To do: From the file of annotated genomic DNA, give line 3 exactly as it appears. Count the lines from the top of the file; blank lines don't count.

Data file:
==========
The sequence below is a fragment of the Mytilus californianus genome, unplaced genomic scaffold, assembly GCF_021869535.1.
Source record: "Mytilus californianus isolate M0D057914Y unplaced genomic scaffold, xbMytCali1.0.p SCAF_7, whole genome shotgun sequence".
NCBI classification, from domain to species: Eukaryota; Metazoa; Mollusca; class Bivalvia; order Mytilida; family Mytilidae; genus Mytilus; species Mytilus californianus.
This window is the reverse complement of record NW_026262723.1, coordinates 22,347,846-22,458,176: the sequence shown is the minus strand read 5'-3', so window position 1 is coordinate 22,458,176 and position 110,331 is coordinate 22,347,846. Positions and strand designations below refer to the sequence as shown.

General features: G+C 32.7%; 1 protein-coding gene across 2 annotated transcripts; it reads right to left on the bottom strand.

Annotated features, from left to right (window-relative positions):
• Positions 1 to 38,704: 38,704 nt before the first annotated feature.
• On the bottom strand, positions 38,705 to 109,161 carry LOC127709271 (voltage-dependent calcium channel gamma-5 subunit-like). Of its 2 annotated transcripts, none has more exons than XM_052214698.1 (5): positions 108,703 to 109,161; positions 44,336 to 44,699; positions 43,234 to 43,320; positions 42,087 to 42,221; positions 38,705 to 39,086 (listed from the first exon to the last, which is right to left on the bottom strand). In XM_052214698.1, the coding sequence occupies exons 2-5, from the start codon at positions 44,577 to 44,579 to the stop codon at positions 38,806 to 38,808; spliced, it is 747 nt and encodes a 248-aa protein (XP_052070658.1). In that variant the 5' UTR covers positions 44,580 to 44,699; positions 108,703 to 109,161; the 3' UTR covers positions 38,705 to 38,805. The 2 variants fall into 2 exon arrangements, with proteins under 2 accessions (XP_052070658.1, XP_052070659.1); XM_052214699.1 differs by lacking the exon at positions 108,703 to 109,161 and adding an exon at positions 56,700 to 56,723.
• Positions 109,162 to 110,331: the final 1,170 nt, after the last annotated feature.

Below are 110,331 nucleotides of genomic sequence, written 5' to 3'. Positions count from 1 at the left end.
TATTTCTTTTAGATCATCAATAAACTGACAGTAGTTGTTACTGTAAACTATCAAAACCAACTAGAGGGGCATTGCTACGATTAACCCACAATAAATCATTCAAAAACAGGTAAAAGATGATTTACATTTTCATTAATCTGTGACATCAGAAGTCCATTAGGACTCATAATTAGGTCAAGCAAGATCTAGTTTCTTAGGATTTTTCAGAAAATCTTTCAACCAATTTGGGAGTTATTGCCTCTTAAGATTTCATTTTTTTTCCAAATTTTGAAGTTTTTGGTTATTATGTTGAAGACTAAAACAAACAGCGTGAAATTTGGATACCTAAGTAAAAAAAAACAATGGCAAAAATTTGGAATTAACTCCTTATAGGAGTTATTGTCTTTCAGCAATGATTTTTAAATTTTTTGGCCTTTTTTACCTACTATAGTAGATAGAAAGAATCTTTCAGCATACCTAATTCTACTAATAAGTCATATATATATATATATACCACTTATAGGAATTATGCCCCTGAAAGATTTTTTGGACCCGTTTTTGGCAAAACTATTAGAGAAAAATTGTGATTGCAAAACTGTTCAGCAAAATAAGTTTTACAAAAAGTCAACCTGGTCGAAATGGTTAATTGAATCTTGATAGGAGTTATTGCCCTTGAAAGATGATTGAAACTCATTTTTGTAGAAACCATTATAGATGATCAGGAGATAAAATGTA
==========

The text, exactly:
NCBI classification, from domain to species: Eukaryota; Metazoa; Mollusca; class Bivalvia; order Mytilida; family Mytilidae; genus Mytilus; species Mytilus californianus.